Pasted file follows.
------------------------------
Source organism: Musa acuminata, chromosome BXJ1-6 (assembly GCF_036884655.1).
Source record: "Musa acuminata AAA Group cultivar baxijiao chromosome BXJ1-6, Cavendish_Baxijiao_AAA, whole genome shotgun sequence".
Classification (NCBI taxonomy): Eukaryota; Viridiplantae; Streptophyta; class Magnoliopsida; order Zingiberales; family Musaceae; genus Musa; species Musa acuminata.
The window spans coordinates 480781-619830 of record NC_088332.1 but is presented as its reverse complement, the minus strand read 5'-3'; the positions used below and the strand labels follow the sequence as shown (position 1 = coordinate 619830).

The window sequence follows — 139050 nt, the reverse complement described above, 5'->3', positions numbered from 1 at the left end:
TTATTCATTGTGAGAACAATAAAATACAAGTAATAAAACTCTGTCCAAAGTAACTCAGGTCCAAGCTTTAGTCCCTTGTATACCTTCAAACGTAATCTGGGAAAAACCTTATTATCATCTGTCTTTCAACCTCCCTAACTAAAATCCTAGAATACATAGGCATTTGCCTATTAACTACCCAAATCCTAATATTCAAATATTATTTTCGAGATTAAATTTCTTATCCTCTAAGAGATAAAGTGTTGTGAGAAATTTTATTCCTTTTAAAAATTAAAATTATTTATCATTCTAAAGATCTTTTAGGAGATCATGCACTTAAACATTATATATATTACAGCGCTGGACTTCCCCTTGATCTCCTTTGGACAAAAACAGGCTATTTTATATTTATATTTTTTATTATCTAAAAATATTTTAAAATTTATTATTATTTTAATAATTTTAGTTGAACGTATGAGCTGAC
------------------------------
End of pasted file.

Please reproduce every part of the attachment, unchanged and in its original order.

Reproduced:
Source organism: Musa acuminata, chromosome BXJ1-6 (assembly GCF_036884655.1).
Source record: "Musa acuminata AAA Group cultivar baxijiao chromosome BXJ1-6, Cavendish_Baxijiao_AAA, whole genome shotgun sequence".
Classification (NCBI taxonomy): Eukaryota; Viridiplantae; Streptophyta; class Magnoliopsida; order Zingiberales; family Musaceae; genus Musa; species Musa acuminata.
The window spans coordinates 480781-619830 of record NC_088332.1 but is presented as its reverse complement, the minus strand read 5'-3'; the positions used below and the strand labels follow the sequence as shown (position 1 = coordinate 619830).

The window sequence follows — 139050 nt, the reverse complement described above, 5'->3', positions numbered from 1 at the left end:
TTATTCATTGTGAGAACAATAAAATACAAGTAATAAAACTCTGTCCAAAGTAACTCAGGTCCAAGCTTTAGTCCCTTGTATACCTTCAAACGTAATCTGGGAAAAACCTTATTATCATCTGTCTTTCAACCTCCCTAACTAAAATCCTAGAATACATAGGCATTTGCCTATTAACTACCCAAATCCTAATATTCAAATATTATTTTCGAGATTAAATTTCTTATCCTCTAAGAGATAAAGTGTTGTGAGAAATTTTATTCCTTTTAAAAATTAAAATTATTTATCATTCTAAAGATCTTTTAGGAGATCATGCACTTAAACATTATATATATTACAGCGCTGGACTTCCCCTTGATCTCCTTTGGACAAAAACAGGCTATTTTATATTTATATTTTTTATTATCTAAAAATATTTTAAAATTTATTATTATTTTAATAATTTTAGTTGAACGTATGAGCTGAC